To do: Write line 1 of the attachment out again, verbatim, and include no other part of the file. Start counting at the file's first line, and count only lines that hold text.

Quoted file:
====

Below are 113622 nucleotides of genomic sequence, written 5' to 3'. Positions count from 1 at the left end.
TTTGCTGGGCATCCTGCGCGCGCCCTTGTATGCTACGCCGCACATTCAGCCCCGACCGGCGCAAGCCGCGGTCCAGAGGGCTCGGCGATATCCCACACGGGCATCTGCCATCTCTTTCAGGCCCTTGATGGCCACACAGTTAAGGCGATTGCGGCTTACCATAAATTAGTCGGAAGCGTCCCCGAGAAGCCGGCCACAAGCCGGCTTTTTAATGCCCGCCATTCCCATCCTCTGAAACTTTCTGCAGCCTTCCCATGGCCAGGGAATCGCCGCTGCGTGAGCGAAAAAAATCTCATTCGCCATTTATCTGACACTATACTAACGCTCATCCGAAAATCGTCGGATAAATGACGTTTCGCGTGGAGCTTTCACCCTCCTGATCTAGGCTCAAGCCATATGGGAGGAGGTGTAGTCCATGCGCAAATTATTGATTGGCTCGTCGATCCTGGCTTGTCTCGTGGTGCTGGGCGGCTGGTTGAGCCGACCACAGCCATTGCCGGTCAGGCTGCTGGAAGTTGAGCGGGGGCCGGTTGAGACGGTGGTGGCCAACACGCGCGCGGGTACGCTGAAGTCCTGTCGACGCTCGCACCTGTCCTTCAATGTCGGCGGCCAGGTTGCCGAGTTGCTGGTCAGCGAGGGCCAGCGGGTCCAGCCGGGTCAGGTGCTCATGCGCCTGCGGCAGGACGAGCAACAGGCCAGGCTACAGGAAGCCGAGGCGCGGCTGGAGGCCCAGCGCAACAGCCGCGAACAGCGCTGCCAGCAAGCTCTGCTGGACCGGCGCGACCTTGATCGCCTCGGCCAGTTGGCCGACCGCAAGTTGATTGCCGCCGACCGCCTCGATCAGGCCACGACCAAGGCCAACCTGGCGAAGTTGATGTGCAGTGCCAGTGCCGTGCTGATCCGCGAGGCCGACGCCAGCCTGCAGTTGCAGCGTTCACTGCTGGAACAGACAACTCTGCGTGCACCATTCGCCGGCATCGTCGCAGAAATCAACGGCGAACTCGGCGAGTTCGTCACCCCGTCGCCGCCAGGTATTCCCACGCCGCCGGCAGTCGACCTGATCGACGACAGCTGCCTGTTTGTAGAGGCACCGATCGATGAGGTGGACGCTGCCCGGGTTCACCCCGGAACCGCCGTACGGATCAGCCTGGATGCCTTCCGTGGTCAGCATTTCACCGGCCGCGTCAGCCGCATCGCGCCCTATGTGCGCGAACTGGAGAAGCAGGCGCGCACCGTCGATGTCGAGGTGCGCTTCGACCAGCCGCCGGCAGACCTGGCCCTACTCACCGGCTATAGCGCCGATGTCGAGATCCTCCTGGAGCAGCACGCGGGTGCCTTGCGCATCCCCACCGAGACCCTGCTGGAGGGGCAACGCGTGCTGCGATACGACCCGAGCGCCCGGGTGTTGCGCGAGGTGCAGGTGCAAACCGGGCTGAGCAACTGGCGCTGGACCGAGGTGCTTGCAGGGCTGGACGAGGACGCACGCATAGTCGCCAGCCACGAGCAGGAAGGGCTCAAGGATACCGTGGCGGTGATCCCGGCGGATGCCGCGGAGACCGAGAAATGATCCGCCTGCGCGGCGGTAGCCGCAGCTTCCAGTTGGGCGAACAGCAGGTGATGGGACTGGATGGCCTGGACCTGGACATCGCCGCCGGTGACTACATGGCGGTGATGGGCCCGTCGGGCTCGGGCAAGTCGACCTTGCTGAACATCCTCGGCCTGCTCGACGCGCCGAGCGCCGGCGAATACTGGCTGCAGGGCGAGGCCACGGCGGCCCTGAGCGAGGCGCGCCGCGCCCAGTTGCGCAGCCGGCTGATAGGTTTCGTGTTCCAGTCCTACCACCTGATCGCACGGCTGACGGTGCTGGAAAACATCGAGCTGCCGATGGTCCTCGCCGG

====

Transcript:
Below are 113622 nucleotides of genomic sequence, written 5' to 3'. Positions count from 1 at the left end.